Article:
Mid September grow your own update

Friday, September 15, 2017

An all encompassing update from the allotment, greenhouse and flower patch in mid September. The surprise since the last update a month ago is that the french beans have started up again with plenty to harvest. C grew a purple variety which look interesting on the plant but revert to green upon cooking, rather disappointing.

Having eaten the white cabbages, we've moved on to the savoy which take a bit of unwrapping to get to the edible heart but have been excellent. On the brassica front, the very first sprouts were eaten as part of a Sunday roast. In fact all the vegetables and potatoes came from our plot.
The courgettes and squashes have been trying to escape all summer. C made these bays which we filled sky high with fresh manure over winter then planted the butternut squash and courgettes directly into in late spring. The level has sunk to around half now which makes it particularly difficult to reach the courgettes. On that front, though, I'm winning the battle and harvesting even the small fruits before they resemble marrows. All surplus is given away - nobody dares complain, fearing thy will not get the goodies they are actually after. C had cut one pumpkin off it's plant but upon reading it appears unwise to move any more until the main plants die back.  
Here's a squash I roasted. My favourite thing to do with roast squash is to peel off the skin then eat the flesh with homemade bolognese. It's good, especially with a dollop of creme fraiche, sour cream or mayonnaise.
I had reservations over the quality of the sweetcorn on the plot. It turns out these are first class cobs with beautiful pale kernels. The sweetness is high although the flavour is medium strength. The best I've ever tasted, best served with melted butter. Alas there aren't many left, another couple each? But they've been amazing!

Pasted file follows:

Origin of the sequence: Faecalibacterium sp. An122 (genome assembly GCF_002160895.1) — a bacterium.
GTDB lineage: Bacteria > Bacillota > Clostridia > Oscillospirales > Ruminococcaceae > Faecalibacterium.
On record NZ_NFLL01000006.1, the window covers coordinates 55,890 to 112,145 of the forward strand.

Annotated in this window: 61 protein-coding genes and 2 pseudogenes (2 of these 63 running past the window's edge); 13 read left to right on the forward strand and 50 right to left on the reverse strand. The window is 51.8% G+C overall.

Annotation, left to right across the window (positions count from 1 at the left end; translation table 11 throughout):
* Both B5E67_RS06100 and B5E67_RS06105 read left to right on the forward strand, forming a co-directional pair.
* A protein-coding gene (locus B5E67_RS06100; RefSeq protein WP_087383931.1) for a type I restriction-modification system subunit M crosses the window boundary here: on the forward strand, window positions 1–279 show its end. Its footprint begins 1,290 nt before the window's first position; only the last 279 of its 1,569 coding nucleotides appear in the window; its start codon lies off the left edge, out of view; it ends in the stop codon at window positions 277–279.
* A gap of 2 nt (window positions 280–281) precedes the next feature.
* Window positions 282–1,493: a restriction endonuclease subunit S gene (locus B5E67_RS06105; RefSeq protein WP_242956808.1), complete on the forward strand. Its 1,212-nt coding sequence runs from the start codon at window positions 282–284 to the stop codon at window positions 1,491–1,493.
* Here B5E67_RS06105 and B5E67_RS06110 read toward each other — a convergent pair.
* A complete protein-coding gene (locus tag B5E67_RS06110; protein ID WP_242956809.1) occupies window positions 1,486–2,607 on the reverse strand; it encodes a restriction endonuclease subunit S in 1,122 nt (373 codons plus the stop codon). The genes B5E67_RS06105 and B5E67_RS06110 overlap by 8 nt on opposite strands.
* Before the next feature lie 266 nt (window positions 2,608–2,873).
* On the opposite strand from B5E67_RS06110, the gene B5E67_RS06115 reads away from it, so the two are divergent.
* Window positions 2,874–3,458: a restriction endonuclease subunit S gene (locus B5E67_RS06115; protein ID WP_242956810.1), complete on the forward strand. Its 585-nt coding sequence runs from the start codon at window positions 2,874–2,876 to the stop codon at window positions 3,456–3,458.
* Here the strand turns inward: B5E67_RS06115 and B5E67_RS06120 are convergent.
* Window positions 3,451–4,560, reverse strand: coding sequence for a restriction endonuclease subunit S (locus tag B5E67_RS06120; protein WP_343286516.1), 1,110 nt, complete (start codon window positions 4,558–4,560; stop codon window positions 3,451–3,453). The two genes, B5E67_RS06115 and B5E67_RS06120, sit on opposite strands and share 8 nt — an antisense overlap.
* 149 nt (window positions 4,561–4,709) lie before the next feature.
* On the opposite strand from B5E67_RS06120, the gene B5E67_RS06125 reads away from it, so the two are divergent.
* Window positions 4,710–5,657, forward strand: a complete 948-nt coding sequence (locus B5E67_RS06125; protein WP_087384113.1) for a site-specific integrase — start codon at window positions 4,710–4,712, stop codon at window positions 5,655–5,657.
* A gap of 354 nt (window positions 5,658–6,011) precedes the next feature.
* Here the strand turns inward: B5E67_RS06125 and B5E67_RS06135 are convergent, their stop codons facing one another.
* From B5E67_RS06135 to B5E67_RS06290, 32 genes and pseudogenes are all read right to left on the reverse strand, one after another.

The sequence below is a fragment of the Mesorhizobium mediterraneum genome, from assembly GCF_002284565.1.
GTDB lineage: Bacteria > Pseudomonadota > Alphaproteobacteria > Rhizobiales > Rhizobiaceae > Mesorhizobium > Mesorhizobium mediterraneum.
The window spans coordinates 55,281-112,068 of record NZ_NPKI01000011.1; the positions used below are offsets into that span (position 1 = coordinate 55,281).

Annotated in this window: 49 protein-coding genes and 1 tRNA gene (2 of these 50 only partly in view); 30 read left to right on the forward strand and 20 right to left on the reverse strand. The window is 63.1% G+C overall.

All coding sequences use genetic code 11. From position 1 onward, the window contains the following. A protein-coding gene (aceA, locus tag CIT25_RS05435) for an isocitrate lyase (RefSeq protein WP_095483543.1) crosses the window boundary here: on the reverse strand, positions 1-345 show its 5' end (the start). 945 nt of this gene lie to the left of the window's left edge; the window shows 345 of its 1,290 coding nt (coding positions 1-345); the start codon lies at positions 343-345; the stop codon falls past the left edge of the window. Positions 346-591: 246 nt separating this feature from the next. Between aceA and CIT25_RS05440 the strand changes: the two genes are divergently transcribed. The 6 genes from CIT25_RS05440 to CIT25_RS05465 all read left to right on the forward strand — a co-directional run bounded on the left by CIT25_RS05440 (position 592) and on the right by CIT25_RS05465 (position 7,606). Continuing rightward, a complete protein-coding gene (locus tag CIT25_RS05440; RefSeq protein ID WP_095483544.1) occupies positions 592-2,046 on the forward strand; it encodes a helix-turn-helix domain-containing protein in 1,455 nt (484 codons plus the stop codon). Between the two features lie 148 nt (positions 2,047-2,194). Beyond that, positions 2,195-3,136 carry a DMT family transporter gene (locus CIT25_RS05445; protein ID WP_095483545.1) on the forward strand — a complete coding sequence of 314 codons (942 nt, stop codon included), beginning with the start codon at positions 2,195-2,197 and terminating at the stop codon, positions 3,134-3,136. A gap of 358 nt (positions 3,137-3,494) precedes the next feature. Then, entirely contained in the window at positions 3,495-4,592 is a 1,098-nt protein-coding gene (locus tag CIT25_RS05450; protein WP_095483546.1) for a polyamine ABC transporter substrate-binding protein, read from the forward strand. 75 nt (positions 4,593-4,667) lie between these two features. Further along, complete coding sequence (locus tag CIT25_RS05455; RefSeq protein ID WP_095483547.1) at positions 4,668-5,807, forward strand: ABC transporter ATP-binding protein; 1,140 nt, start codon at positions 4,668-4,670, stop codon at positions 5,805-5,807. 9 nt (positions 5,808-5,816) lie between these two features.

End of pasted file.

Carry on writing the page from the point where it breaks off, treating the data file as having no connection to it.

From the greenhouse, the outstanding achievement is the ripening of peppers. Never before has this been possible (most likely due to neglect) but this year my careful tending and observation has enabled peppers to reach the stage of being picked. The flavours have been very good. The bell peppers are slower to ripen but plenty of the pointy ones are almost there. Melon wise, still a gimmick really. I won't be fussed about eaten the ripening one and the gammy one is still lingering around as it's tied in and I don't want to bring the whole trellis down with my clumsy antics in a house made of glass.
 As the sole consumer of tomatoes the rate of supply has been convenient. I loathe pre-split ones.

 The blooms are rapidly drawing to a close. This basketful was the last day of August. Since then the rudbeckia have stopped new production, the scabious are few and far between and not many sweetpeas appear. However, last year's annual seeds left a larkspur legacy which I've been enjoying very much. They smell lovely.

Our potatoes for over winter are looking a little peaky - hopefully it's not blight but realistically it probably is.
The recent wet weather has given everything such a soaking, not to mention the winds shaking everything to it's roots. I lost quite a few zinnias which is really sad!
Take care,
Sophie

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2 comments

  1. I am amazed and hold you and Chris in great admiration for your achievements in growing, tending and nurturing such a wide supply of beautiful vegetables! So, so.impressive! Even melons!!! Everything looks super! We have a friend who is a professional gardener and he grew peppers like yours! Well done!!x

    ReplyDelete
  2. Kezzie has said it all ,it takes a great deal of hard work to get such great results well done to you and Chris.

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